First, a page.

|LETTER TO EDITOR
|Year : 2022 | Volume
| Issue : 2 | Page : 148
Bridging the gap by strengthening the MHGAP: Integrating mental health care into primary health care in Nigeria
Abolaji Paul Adekeye
Department of Mental Health, Federal Teaching Hospital, Ido-Ekiti, Ekiti State, Nigeria
|Date of Submission||15-Feb-2022|
|Date of Acceptance||28-Feb-2022|
|Date of Web Publication||17-May-2022|
Dr. Abolaji Paul Adekeye
Department of Mental Health, Federal Teaching Hospital, Ido - Ekiti, Ekiti State
Source of Support: None, Conflict of Interest: None
|How to cite this article:|
Adekeye AP. Bridging the gap by strengthening the MHGAP: Integrating mental health care into primary health care in Nigeria. Arch Ment Health 2022;23:148
|How to cite this URL:|
Adekeye AP. Bridging the gap by strengthening the MHGAP: Integrating mental health care into primary health care in Nigeria. Arch Ment Health [serial online] 2022 [cited 2023 May 28];23:148. Available from: https://www.amhonline.org/text.asp?2022/23/2/148/345403
| Discussion|| |
Mental health services in Nigeria consist mainly of large government psychiatric hospitals, psychiatric departments of federal and state teaching hospitals, with few mental health professionals to serve the large population of the country. However, recently, community mental health services, which have been shown to improve access to care and clinical outcomes, are beginning to develop in some locations. Interestingly, a very small proportion of people utilize these services despite efforts to promote more accessible services. Therefore, interventions to increase service use are an essential component of the health system.
Currently, in Nigeria, owing to the rising burden of mental health disorders, the declining numbers of mental health professionals, limited awareness, and availability of mental health services, there is a need to integrate mental health care into the primary care for a wider and an improved mental health service delivery.
First, in every state of the country, a stock of all the federal and state tertiary psychiatric treatment facilities should be taken, and all the primary health-care facilities in each state should be evenly distributed under each tertiary psychiatric treatment facilities. The tertiary psychiatric facilities would be saddled with the responsibilities of training the staff of the primary health-care facilities under their watch through the concept of task sharing and other efficient modalities. This can be done through the WHO MhGAP Intervention Guide (IG) and would consequently position them to identify and treat common mental health disorders, and the complex cases would be referred to the overseeing tertiary centers. After treating the complex cases at the tertiary centers, the patients would be referred to the primary health-care centers for follow-up.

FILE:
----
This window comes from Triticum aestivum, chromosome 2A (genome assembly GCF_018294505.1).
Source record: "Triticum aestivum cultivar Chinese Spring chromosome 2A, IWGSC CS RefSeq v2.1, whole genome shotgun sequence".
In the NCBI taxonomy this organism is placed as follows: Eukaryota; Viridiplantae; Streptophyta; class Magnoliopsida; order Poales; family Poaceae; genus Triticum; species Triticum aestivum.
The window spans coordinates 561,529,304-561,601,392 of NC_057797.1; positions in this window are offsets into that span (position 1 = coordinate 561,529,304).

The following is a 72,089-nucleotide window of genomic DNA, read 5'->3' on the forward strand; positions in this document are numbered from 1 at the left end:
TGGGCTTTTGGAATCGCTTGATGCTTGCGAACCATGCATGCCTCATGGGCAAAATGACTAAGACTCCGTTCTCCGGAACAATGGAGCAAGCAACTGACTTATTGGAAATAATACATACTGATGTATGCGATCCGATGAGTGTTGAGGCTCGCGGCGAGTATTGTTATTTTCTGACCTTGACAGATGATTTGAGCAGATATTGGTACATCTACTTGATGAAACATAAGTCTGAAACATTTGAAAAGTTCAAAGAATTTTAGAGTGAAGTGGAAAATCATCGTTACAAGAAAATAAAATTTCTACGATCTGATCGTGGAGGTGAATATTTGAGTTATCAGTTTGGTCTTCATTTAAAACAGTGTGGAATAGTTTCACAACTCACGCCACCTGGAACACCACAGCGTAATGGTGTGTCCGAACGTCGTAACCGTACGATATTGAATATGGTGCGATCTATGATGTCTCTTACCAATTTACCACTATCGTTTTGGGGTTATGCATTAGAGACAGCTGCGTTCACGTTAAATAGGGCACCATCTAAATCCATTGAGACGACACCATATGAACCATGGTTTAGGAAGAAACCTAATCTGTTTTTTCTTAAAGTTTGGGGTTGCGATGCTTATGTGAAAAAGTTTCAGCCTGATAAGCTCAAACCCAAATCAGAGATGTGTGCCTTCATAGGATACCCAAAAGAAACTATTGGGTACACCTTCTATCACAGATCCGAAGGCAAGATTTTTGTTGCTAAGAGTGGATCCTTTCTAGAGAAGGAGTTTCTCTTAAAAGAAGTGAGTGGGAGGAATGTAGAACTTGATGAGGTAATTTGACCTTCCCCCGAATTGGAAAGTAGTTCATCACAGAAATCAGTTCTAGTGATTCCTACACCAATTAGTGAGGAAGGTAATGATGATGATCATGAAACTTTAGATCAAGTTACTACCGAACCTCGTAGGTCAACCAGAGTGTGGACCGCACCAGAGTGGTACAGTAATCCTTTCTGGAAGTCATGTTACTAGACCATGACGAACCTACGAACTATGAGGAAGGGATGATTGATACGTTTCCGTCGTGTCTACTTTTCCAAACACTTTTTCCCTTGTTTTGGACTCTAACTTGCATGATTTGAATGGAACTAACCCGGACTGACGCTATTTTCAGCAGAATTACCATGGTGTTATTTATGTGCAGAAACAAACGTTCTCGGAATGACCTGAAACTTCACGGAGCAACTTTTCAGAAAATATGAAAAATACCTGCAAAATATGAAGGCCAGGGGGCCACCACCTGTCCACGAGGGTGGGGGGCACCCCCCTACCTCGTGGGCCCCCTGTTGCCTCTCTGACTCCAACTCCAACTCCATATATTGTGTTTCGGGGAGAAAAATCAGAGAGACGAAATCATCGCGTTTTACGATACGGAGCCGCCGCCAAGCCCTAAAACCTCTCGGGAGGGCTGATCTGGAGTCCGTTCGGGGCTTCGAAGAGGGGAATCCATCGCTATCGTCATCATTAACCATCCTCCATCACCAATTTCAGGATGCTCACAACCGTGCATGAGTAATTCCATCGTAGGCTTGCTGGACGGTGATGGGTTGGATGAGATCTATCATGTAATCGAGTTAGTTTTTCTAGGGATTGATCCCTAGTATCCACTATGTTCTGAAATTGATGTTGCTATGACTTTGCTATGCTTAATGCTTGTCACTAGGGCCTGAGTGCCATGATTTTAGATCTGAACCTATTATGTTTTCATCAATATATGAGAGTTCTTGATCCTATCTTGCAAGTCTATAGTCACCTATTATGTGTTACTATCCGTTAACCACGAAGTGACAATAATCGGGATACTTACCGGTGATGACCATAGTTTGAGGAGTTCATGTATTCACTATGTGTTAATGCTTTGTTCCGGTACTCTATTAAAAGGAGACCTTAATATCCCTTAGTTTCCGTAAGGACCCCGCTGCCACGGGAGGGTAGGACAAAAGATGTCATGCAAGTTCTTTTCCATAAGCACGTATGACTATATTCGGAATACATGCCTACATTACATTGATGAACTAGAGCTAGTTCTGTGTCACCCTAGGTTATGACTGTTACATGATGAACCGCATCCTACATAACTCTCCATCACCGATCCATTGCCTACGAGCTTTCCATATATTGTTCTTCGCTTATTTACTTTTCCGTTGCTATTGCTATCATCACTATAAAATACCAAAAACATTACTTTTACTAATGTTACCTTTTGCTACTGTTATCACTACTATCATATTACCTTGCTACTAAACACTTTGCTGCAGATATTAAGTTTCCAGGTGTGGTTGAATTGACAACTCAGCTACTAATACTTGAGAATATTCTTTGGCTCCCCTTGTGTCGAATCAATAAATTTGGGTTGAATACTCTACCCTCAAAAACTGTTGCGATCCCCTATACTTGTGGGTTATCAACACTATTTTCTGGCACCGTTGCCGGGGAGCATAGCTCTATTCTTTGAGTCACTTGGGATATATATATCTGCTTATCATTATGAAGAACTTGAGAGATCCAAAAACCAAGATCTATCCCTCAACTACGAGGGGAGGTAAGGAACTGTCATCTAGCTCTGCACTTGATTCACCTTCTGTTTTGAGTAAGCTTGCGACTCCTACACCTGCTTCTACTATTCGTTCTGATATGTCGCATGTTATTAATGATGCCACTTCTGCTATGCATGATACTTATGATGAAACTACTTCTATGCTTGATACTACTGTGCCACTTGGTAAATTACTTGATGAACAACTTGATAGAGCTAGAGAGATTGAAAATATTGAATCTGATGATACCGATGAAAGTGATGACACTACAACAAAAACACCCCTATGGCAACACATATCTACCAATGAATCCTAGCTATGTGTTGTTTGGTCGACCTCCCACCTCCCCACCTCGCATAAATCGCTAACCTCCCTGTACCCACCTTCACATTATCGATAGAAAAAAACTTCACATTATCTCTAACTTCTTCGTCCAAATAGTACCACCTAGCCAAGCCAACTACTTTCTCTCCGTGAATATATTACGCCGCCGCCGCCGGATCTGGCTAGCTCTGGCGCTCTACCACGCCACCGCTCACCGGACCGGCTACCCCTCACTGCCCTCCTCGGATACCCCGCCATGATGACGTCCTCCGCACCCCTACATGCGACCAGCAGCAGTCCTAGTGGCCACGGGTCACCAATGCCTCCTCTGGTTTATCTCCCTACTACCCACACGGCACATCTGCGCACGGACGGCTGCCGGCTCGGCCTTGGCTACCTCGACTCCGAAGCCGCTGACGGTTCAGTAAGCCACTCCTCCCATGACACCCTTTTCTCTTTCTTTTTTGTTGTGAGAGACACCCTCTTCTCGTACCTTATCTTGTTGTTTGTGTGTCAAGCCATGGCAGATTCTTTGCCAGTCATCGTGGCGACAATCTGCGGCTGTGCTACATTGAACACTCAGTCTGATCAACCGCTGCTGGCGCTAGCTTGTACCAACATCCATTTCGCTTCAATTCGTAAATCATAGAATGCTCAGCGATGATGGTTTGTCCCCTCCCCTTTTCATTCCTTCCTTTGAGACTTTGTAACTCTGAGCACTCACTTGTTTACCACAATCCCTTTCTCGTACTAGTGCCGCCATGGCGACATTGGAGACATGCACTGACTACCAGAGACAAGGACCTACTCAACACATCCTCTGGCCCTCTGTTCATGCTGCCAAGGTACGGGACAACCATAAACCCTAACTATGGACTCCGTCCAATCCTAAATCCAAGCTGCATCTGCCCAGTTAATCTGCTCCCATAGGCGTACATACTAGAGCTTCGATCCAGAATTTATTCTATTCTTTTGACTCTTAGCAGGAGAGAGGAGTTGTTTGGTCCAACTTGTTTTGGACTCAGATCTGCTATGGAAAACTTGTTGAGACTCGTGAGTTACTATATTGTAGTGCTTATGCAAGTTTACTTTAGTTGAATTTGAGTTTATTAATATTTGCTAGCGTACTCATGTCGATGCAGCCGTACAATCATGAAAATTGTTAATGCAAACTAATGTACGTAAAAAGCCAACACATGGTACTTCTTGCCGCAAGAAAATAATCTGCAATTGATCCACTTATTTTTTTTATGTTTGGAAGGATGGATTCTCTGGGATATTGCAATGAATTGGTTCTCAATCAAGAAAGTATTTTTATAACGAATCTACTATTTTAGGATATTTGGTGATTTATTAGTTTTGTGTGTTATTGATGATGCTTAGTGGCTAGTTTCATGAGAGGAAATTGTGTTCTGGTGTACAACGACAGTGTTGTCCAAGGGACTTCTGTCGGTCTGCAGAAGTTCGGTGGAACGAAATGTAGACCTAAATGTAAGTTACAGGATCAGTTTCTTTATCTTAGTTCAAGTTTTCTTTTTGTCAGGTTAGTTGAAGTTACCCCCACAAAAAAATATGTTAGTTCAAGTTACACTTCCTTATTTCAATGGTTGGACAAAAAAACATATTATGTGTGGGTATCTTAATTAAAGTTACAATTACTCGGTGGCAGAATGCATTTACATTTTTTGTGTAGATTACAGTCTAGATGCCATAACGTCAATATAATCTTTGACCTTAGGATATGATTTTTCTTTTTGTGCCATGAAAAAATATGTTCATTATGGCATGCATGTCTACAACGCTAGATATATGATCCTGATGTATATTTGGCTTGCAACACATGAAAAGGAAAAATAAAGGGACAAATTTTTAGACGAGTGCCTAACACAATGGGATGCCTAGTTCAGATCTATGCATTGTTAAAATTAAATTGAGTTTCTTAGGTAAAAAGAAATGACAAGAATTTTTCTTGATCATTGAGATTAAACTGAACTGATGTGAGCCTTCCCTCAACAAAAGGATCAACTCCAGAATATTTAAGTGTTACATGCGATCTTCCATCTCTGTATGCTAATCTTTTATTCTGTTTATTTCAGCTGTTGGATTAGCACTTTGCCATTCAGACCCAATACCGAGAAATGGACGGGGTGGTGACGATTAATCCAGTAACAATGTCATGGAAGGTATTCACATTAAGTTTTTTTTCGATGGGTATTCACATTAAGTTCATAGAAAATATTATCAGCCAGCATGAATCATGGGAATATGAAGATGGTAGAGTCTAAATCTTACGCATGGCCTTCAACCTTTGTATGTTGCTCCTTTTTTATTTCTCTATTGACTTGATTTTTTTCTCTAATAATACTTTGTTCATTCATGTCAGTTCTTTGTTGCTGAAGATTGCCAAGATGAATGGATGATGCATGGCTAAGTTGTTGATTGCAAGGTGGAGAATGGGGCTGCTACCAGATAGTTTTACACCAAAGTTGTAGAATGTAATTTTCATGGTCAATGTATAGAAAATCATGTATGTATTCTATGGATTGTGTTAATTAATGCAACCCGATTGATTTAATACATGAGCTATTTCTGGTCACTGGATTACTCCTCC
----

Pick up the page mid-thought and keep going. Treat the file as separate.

Besides, the patients seen by the specialists at the tertiary centers can be pooled up for specific days of follow-up (at about once every month) at the primary care centers for the specialists to see. This structure would create avenues for further training sessions for the medical and nursing staff of the primary health-care centers and position them for improved mental health care and delivery. Previous reports have shown that it is possible to scale up mental health services in primary care settings in Nigeria using the mhGAP-IG and a well-supervised training method. This format of training is promising, innovative, effective, and efficient, especially in settings where there are few specialists.
Furthermore, knowing that mental health care is delivered at the primary health-care centers would facilitate improved funding of mental health service delivery and research by the federal government. It would also improve the quality of care delivered to the mentally ill nationally and allow more mental health promotion and advocacy to be done at all tiers of government. Public attitudes toward the mentally ill such as prejudice, stigmatization, and discrimination would all be grossly reduced, and patients with mental illness would be able to live optimally in their highest level of potentials and capacities.
Financial support and sponsorship
Conflicts of interest
There are no conflicts of interest.
| References|| |
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